The Hebrew daily 'Yediot Axaronot'
January 16, 2000.
THIS AIN'T THE ROAD OF PEACE
THE SHEPHERDSTOWN DOCUMENT (THE ISRAELI DRAFT) AND BARAK'S PUBLIC MESSAGES DO NOT SIGNAL PEACE.
[Background: Following the Shepherdstown's Syria-Israel talks, the US issued a concealed document summarizing the positions of the two sides. The Arab (London) paper 'Al Hayat' printed a summary draft of this document, based on Syrian sources. Israeli sources denied the authenticity of this version, and exposed the full document, which appeared in the Israeli papers on January 13. A comparison of these two drafts is highly revealing.]
For many in Israel, it is already difficult to remember the joy and relief in which they received the news about the forthcoming peace with Syria, about a month ago. What was this joy about?
From the Israeli perspective, it appeared that some sort of a cold status-quo has been maintained with Syria for years: Israel received the Golan Heights, and Syria is just sitting still. But in practice, it has been impossible to forget for a minute that this is not peace. Without the Golan Heights, Syria will not lift a finger against the Hizbolla guerilla forces that fight the Israeli army in Lebanon, and if Israel withdraws from Lebanon without peace with Syria, there is no guarantee that the Hizbolla will not direct fire to the Northern-Galilee parts of Israel.
What appeared as great hope a month ago, was peace with Syria, with peace for the Galilee. Peace as with Egypt: Israelis can visit the Red Sea or eat humus in Cairo, but it needs to be done as customary between two neighboring countries - with visas and borders control in Eilat.
If we examine the Syrian version of the Shepherdstown document, printed in 'Al Haiat' on January 9th, it appears that those who rejoiced were right, and peace is within reach. First, it seems that a solution could be found to the borders dispute: It has been often claimed in the Israeli media (though not attributed directly to Barak) that the debate remaining between the Israeli and Syrian negotiators regards a small strip of land between the international border (Israel's position) and the border at the time of the 67 war (the 'June 4' line - Syria's position). The importance of this strip is that it contains valuable water sources. The news in the Syrian version of the document is the clause that "Syria acknowledges that the June 4th line is not a border and is not drawn, and therefore is willing to cooperate in drawing the lines". (Section A.) Interpreters in Israel view this clause as signalling that Syria may be willing to compromise on this issue, and perhaps will agree to symbolic water gestures, as was the case with Jordan.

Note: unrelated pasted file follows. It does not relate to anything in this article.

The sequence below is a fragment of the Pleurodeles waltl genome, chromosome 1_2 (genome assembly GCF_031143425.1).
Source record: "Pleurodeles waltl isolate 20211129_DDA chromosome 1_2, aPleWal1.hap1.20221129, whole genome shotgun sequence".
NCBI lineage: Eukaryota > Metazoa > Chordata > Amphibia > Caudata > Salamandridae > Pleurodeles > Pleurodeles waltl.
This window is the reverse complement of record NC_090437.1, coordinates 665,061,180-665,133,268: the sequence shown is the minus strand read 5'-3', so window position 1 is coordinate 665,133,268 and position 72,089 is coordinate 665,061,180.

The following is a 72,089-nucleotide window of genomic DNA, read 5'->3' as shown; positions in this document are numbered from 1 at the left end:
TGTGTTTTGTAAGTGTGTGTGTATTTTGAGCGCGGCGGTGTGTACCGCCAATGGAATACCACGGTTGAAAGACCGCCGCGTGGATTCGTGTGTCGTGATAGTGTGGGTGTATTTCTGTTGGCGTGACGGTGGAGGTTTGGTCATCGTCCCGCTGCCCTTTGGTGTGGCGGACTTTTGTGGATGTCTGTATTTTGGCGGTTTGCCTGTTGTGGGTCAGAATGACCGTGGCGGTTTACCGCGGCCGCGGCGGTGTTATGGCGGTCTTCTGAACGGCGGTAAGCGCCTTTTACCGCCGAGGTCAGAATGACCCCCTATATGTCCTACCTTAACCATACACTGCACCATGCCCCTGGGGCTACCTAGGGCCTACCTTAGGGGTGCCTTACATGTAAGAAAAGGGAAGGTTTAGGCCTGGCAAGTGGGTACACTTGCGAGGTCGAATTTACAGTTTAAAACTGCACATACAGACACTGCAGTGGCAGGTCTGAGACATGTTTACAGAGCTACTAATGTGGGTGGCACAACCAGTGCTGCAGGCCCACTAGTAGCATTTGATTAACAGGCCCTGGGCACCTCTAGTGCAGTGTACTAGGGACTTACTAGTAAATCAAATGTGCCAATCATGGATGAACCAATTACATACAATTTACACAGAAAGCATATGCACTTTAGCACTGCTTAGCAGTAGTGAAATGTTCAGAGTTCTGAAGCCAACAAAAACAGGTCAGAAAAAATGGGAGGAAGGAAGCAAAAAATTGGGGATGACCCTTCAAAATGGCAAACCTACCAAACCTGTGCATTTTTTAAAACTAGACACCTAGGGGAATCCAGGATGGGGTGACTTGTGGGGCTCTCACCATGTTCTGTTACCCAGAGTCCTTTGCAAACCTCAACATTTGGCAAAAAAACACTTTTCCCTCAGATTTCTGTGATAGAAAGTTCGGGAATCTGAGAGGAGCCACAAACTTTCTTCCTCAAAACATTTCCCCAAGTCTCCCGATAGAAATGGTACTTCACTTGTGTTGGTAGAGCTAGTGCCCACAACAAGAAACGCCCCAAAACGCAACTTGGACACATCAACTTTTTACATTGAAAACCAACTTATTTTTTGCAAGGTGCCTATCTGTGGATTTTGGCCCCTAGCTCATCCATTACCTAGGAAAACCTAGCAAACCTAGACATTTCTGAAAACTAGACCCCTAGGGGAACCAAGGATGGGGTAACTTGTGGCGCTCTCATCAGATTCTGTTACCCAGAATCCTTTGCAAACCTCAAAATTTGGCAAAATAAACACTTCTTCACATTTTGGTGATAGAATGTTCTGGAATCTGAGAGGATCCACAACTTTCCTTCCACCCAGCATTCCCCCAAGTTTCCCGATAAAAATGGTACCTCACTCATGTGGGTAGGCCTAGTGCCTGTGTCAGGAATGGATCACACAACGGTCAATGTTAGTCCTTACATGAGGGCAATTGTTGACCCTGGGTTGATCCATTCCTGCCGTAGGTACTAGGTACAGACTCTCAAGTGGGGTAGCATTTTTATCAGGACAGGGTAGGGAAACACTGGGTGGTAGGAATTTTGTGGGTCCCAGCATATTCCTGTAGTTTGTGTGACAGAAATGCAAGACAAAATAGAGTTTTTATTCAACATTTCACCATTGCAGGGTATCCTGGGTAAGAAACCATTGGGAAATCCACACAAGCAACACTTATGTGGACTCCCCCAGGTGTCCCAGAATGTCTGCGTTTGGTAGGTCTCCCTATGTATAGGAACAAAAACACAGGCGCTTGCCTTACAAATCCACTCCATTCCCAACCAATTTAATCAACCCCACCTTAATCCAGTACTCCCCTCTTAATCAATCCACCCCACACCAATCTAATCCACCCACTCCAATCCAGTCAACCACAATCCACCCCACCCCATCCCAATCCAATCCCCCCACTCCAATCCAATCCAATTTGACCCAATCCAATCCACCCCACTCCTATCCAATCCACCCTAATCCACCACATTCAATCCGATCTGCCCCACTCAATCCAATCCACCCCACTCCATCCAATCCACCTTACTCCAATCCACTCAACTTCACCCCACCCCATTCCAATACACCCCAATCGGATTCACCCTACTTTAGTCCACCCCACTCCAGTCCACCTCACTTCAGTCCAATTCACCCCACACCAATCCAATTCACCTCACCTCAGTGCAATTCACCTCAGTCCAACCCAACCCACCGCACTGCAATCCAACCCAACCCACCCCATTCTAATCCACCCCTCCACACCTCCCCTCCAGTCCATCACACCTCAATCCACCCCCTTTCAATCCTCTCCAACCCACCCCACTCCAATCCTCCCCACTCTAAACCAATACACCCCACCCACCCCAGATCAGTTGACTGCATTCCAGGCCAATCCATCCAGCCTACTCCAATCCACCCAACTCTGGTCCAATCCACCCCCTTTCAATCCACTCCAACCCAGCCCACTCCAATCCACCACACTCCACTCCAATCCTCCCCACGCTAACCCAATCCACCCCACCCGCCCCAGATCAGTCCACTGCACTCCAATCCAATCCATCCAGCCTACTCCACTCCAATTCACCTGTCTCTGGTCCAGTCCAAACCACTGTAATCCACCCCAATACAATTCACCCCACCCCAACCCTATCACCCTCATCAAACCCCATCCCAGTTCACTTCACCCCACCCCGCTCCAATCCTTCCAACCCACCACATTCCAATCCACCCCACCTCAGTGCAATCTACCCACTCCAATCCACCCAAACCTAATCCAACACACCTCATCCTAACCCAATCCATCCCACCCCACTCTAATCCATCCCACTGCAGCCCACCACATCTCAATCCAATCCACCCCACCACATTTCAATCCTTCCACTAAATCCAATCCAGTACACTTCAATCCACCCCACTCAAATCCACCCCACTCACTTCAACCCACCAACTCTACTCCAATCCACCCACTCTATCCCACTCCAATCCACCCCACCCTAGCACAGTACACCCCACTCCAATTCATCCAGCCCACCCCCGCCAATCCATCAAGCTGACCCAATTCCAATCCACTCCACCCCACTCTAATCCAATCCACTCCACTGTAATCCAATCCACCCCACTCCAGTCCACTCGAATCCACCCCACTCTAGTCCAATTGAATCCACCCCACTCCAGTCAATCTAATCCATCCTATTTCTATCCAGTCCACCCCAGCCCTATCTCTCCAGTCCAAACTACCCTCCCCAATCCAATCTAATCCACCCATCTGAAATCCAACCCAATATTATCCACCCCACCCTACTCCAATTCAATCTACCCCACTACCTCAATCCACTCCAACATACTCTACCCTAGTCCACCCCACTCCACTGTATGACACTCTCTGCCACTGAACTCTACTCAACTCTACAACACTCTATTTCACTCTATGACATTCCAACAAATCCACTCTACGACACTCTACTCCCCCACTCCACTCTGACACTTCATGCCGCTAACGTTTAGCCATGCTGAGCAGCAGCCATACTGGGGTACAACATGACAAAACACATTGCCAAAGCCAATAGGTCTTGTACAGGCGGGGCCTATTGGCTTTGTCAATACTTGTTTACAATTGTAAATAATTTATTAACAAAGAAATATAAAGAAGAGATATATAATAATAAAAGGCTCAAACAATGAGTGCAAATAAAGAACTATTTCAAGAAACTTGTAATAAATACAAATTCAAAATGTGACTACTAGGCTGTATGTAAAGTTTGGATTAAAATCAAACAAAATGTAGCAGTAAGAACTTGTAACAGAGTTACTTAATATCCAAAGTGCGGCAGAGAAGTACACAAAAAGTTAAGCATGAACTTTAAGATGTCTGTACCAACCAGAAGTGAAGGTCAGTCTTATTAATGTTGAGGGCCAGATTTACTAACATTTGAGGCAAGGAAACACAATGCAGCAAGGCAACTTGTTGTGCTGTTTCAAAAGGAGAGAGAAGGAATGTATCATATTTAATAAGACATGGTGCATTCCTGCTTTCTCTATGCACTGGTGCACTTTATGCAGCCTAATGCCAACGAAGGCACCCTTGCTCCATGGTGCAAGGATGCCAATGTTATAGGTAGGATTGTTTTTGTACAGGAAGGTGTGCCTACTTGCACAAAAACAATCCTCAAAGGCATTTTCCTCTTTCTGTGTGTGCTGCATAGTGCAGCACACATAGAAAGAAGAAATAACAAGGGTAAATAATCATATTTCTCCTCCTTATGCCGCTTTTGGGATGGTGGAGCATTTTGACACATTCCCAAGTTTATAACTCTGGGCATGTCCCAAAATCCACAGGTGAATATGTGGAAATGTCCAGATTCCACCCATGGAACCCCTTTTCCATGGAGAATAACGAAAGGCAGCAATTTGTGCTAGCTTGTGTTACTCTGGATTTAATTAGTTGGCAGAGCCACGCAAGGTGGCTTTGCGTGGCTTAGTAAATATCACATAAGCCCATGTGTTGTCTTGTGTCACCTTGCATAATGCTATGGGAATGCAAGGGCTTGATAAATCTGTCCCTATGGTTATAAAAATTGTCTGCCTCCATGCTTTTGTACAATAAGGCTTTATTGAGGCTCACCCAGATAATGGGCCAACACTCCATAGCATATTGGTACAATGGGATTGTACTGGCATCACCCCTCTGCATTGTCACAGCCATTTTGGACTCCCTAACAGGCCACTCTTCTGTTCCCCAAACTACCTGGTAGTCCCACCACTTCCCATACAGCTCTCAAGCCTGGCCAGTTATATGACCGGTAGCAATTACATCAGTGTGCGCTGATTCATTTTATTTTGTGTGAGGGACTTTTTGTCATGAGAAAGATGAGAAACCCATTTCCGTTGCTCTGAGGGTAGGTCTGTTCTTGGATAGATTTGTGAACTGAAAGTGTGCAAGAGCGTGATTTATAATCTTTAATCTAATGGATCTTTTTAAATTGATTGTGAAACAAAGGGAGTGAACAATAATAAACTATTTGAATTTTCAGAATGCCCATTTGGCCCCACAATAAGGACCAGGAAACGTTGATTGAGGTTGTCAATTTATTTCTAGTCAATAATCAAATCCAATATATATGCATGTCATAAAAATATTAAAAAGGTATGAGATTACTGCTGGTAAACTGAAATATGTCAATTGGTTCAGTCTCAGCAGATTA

Another claimed area of dispute has been the nature of the peace relations. On this, Syria proposes now "to constitute regular peace relations, as between two neighboring countries" (Section B), that is, peace like with Egypt.
As for the security concerns of Israel, Syria "welcomes the presence of international forces under the US command in the Golan Heights" (Section C). Even more significant, in this respect, is what's behind the screen: Syria is committed to make sure that the Hizbolla will not operate against civilians in the Israeli North, and has already passed a painful test, when Lebanese children were bombarded in the Southern Lebanon village Arab Salim. Syria prevented retaliations against Israeli civilians (which are permitted in case civilians are targeted in Southern Lebanon, according to the terms of the agreement reached between Israel and the Hizbolla following the 1996 'Grapes of Wrath' war).
So, Syria is signalling readiness for peace, and the rest is a matter of taste. I personally actually find A-Shara more sympathetic than Barak and Clinton, but this, indeed, is not something that must be agreed upon. There is room for joy over the chance of peace.